After the body pit is complete, she digs an egg cavity using her cupped rear flippers as shovels. The egg cavity is shaped roughly like a tear drop and is usually tilted slightly. Laying and Burying the Eggs When the turtle has finished digging the egg chamber, she begins to lay eggs.
» Information About Sea Turtles: General Behavior
Two or three eggs drop out at a time, with mucus being secreted throughout egg-laying. The average size of a clutch ranges from about 80 to eggs, depending on the species. Because the eggs are flexible, they do not break as they fall into the chamber.
This flexibility also allows both the female and the nest to hold more eggs. Nesting sea turtles appear to shed tears, but the turtle is just secreting salt that accumulates in her body. Many people believe that while laying her eggs a sea turtles goes into a trance from which she can not be disturbed. For this reason, it is important that sea turtles are never disturbed during nesting. Once all the eggs are in the chamber, the mother turtle uses her rear flippers to push sand over the top of the egg cavity.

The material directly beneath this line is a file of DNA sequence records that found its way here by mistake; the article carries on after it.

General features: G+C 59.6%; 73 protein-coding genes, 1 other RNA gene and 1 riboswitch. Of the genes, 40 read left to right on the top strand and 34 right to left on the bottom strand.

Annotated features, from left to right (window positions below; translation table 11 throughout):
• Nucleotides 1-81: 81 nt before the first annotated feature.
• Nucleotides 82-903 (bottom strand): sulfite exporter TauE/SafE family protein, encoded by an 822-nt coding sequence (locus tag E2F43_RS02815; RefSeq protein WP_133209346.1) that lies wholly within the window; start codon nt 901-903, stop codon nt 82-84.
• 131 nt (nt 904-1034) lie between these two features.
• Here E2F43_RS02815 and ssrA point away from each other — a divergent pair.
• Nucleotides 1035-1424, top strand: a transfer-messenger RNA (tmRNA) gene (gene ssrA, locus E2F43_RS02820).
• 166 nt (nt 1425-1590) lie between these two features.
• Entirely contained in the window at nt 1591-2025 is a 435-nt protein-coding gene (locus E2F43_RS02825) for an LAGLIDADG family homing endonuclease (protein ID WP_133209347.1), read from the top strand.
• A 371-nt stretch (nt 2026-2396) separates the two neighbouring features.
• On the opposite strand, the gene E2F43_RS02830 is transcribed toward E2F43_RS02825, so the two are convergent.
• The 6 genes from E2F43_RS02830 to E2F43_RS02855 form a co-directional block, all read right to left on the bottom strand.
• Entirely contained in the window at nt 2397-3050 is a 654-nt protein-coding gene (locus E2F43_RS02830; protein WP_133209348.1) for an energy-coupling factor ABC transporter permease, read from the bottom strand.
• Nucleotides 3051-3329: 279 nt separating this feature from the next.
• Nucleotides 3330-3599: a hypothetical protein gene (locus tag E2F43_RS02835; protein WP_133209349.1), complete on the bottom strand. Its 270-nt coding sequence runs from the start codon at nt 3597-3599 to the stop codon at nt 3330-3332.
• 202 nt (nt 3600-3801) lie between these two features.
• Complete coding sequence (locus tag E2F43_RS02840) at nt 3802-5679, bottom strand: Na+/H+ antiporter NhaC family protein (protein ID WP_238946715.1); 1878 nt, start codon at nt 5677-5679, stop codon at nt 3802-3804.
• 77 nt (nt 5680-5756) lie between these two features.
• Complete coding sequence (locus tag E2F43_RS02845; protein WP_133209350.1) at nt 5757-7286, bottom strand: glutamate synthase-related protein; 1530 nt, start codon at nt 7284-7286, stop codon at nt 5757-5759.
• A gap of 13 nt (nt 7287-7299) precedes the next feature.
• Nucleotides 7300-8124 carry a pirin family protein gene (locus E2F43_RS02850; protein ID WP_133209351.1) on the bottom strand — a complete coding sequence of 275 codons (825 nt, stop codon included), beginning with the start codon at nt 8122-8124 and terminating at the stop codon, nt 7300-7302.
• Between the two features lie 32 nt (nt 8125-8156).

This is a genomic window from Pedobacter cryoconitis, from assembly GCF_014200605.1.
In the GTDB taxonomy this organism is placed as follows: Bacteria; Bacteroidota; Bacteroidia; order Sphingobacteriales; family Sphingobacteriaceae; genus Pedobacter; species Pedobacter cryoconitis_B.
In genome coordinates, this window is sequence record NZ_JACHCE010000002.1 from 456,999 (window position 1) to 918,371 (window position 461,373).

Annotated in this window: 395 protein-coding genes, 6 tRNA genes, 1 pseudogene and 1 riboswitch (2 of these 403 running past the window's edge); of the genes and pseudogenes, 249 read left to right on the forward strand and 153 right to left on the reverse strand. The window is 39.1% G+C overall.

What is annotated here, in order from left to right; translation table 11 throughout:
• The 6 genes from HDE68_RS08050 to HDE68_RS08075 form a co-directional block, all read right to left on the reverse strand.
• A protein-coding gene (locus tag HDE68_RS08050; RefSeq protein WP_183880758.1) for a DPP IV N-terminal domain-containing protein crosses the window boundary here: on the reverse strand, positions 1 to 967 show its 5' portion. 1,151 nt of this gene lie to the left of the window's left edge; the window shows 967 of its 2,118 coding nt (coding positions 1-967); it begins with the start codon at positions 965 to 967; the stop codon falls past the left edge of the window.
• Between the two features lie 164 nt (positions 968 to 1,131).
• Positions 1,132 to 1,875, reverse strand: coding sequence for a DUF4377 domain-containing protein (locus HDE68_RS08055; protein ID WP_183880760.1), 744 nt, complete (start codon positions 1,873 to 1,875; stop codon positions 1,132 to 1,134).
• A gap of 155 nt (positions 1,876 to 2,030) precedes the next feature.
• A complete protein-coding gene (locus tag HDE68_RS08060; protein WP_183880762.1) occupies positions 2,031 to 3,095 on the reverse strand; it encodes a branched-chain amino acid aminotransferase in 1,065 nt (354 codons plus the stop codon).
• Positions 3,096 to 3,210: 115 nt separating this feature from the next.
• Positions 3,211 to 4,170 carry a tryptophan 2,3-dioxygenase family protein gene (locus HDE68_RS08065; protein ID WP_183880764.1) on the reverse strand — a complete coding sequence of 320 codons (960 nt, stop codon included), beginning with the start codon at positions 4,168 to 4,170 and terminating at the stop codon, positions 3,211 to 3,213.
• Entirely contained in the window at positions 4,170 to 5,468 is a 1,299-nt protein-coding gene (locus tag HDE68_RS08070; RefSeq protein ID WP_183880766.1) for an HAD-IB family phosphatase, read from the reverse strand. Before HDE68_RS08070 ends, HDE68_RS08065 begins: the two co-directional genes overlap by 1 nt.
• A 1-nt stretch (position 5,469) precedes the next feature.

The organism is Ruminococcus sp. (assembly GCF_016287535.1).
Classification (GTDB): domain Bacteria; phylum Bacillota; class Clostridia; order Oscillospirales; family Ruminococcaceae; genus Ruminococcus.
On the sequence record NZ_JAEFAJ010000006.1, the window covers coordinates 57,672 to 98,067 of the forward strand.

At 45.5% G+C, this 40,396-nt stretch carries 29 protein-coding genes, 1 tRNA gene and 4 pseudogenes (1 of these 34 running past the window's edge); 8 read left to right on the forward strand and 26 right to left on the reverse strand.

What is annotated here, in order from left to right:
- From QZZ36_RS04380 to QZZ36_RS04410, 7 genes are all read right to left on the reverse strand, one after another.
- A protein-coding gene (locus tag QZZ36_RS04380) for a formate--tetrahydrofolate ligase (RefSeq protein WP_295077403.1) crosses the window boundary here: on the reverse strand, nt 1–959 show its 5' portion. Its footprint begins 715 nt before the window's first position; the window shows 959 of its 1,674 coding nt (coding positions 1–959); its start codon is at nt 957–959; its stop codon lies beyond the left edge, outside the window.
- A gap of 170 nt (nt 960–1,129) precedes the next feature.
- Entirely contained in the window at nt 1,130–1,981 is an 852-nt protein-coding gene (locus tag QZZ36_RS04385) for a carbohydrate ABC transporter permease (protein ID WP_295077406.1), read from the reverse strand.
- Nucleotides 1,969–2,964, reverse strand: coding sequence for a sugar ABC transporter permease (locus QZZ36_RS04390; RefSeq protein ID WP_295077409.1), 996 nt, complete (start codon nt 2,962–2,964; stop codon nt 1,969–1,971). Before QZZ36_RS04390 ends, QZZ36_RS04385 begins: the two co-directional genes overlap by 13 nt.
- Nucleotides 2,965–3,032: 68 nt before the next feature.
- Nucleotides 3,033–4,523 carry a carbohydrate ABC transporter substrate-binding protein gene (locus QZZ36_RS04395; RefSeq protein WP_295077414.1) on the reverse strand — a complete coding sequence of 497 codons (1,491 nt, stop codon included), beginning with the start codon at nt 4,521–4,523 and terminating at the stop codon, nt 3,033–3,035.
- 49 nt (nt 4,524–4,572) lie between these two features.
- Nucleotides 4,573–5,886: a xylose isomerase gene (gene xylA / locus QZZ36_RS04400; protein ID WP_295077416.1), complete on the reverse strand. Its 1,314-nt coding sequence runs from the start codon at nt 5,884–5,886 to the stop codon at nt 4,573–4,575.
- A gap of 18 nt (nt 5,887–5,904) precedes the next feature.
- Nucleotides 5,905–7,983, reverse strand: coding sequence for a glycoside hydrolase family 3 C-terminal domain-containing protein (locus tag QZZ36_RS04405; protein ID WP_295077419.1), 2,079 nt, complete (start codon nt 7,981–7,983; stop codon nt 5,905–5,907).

Once a female has left her nest, she never returns to tend it. Incubation Incubation takes about 60 days, but since the temperature of the sand governs the speed at which the embryos develop, the hatching period can cover a broad range. Essentially, the hotter the sand surrounding the nest, the faster the embryos will develop. Cooler sand has a tendency to produce more males, with warmer sand producing a higher ratio of females. Female turtles are unlikely to receive many of the proposed direct benefits of multiple mating e.
The aims of this review are to discuss aspects of turtle biology relevant to field-based studies of sperm storage and reproduction; review the available literature on the genetic mating systems of turtles; consider hypotheses for the evolutionary benefits of multiple mating and sperm storage in this taxon; and highlight future research directions that might take advantage of the unique opportunities afforded by the reproductive biology of turtles.